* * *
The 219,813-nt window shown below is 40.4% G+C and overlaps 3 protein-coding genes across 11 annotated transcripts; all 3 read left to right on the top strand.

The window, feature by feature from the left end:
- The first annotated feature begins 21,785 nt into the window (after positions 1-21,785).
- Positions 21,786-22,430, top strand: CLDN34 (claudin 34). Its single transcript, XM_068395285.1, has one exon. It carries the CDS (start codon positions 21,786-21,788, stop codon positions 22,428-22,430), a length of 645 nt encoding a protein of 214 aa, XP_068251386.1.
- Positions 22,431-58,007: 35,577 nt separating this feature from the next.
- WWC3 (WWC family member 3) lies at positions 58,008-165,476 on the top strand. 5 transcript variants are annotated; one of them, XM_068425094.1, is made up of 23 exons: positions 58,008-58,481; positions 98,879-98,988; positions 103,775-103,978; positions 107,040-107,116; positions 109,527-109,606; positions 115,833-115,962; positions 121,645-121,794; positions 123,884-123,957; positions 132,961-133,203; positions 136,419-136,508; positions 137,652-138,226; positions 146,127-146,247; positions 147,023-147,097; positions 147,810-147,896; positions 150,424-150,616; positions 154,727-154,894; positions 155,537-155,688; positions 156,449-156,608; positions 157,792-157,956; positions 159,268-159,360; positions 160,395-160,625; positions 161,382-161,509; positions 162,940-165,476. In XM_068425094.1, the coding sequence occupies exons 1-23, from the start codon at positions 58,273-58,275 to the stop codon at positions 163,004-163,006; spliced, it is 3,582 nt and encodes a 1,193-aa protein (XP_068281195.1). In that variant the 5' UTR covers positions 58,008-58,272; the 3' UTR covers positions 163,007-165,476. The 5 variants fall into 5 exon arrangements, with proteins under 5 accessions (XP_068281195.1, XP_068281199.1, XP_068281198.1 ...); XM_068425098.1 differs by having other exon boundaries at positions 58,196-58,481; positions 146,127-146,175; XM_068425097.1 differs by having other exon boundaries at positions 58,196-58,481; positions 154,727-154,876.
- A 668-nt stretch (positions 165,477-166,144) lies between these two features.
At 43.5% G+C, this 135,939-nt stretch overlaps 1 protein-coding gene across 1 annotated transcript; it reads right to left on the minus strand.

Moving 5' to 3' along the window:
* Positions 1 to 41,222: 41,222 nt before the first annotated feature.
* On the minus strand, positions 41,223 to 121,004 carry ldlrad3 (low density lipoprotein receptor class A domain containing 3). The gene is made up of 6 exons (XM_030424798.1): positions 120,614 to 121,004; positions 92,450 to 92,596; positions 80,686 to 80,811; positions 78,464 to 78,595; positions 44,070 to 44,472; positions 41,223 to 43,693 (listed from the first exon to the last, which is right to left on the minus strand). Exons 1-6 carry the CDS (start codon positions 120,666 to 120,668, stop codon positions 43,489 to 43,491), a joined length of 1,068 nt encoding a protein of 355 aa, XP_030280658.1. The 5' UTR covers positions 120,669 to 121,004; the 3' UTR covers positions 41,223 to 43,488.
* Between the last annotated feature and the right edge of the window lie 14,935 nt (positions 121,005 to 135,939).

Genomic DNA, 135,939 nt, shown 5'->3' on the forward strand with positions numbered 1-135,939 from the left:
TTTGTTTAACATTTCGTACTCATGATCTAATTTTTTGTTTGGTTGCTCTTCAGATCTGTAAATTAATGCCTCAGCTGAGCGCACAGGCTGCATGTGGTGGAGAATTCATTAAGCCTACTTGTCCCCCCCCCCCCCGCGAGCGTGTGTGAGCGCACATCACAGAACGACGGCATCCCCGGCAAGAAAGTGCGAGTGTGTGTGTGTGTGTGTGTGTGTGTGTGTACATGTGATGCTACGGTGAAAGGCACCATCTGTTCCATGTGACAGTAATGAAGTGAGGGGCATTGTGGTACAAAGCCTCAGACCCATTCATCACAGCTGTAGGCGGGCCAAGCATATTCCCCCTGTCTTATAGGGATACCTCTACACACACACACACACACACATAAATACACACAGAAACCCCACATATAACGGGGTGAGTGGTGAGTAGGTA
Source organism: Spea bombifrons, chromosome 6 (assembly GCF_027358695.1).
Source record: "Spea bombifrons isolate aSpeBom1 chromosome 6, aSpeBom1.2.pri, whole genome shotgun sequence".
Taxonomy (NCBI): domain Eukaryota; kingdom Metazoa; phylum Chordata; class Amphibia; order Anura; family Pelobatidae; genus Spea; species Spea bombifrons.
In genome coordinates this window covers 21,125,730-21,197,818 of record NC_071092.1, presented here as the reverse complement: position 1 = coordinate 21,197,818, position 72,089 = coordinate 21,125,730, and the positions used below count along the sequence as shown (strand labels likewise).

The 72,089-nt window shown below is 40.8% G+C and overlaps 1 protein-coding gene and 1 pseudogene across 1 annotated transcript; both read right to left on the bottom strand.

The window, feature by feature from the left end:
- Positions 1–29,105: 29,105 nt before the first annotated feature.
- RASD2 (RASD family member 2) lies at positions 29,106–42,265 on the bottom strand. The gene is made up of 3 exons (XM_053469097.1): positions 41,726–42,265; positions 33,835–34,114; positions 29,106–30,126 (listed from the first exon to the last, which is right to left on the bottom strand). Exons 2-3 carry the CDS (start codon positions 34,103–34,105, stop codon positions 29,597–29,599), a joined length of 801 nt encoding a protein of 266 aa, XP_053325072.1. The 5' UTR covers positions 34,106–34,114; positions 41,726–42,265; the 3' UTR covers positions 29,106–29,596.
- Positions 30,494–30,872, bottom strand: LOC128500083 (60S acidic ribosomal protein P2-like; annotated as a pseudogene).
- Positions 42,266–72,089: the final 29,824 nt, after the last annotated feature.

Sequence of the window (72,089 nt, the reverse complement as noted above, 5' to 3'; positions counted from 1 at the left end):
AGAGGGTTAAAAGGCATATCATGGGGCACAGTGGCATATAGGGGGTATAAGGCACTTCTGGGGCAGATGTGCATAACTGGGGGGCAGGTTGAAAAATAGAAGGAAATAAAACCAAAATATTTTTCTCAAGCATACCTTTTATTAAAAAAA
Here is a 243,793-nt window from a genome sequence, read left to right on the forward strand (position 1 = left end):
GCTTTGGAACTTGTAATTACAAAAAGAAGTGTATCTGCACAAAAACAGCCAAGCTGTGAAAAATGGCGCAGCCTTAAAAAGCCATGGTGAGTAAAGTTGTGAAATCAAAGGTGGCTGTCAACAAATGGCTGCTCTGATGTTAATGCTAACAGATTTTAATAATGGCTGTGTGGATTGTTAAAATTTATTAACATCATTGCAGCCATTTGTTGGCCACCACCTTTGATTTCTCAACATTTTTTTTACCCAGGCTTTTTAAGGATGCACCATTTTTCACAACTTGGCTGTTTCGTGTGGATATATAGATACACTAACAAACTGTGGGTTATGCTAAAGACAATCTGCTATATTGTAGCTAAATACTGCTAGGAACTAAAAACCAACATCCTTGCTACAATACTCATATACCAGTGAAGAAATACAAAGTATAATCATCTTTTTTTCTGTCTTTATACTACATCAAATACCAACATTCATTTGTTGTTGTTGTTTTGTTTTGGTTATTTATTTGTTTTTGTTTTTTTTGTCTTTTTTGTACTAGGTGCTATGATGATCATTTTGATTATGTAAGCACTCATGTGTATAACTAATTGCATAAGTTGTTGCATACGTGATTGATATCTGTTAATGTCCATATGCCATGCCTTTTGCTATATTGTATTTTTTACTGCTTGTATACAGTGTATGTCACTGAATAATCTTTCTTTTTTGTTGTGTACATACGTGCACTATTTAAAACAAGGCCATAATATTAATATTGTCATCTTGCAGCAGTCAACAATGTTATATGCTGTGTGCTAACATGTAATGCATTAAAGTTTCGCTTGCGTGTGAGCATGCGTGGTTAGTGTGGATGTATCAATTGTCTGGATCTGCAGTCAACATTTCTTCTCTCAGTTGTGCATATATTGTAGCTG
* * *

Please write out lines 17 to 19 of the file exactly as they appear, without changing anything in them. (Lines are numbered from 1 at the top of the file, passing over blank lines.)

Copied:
Taxonomy (NCBI): domain Eukaryota; kingdom Metazoa; phylum Chordata; class Amphibia; order Anura; family Pelobatidae; genus Spea; species Spea bombifrons.
In genome coordinates this window covers 21,125,730-21,197,818 of record NC_071092.1, presented here as the reverse complement: position 1 = coordinate 21,197,818, position 72,089 = coordinate 21,125,730, and the positions used below count along the sequence as shown (strand labels likewise).

The 72,089-nt window shown below is 40.8% G+C and overlaps 1 protein-coding gene and 1 pseudogene across 1 annotated transcript; both read right to left on the bottom strand.